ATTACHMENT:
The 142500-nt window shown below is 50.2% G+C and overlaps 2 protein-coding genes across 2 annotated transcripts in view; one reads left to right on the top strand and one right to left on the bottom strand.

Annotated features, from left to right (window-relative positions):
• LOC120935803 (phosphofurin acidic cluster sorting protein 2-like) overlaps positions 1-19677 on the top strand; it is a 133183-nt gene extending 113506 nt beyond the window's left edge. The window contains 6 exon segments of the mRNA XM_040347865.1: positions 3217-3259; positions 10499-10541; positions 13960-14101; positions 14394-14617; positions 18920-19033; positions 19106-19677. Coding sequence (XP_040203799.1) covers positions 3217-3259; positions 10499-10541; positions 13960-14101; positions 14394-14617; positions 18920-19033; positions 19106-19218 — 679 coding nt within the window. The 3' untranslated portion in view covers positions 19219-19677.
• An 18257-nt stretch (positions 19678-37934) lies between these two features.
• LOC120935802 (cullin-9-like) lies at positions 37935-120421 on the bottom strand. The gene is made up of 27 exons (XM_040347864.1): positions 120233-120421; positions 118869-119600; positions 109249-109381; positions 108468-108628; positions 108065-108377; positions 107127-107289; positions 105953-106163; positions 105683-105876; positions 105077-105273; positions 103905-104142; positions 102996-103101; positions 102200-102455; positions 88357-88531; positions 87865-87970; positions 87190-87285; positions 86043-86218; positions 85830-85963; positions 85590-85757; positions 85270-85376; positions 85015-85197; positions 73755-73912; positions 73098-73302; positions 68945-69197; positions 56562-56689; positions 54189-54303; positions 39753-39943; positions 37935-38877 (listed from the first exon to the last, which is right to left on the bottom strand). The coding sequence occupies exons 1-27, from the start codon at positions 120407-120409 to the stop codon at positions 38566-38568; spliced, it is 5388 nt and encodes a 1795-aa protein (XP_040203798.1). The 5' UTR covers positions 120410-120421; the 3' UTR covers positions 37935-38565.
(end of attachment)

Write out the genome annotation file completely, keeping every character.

The 142500-nt window shown below is 50.2% G+C and overlaps 2 protein-coding genes across 2 annotated transcripts in view; one reads left to right on the top strand and one right to left on the bottom strand.

Annotated features, from left to right (window-relative positions):
• LOC120935803 (phosphofurin acidic cluster sorting protein 2-like) overlaps positions 1-19677 on the top strand; it is a 133183-nt gene extending 113506 nt beyond the window's left edge. The window contains 6 exon segments of the mRNA XM_040347865.1: positions 3217-3259; positions 10499-10541; positions 13960-14101; positions 14394-14617; positions 18920-19033; positions 19106-19677. Coding sequence (XP_040203799.1) covers positions 3217-3259; positions 10499-10541; positions 13960-14101; positions 14394-14617; positions 18920-19033; positions 19106-19218 — 679 coding nt within the window. The 3' untranslated portion in view covers positions 19219-19677.
• An 18257-nt stretch (positions 19678-37934) lies between these two features.
• LOC120935802 (cullin-9-like) lies at positions 37935-120421 on the bottom strand. The gene is made up of 27 exons (XM_040347864.1): positions 120233-120421; positions 118869-119600; positions 109249-109381; positions 108468-108628; positions 108065-108377; positions 107127-107289; positions 105953-106163; positions 105683-105876; positions 105077-105273; positions 103905-104142; positions 102996-103101; positions 102200-102455; positions 88357-88531; positions 87865-87970; positions 87190-87285; positions 86043-86218; positions 85830-85963; positions 85590-85757; positions 85270-85376; positions 85015-85197; positions 73755-73912; positions 73098-73302; positions 68945-69197; positions 56562-56689; positions 54189-54303; positions 39753-39943; positions 37935-38877 (listed from the first exon to the last, which is right to left on the bottom strand). The coding sequence occupies exons 1-27, from the start codon at positions 120407-120409 to the stop codon at positions 38566-38568; spliced, it is 5388 nt and encodes a 1795-aa protein (XP_040203798.1). The 5' UTR covers positions 120410-120421; the 3' UTR covers positions 37935-38565.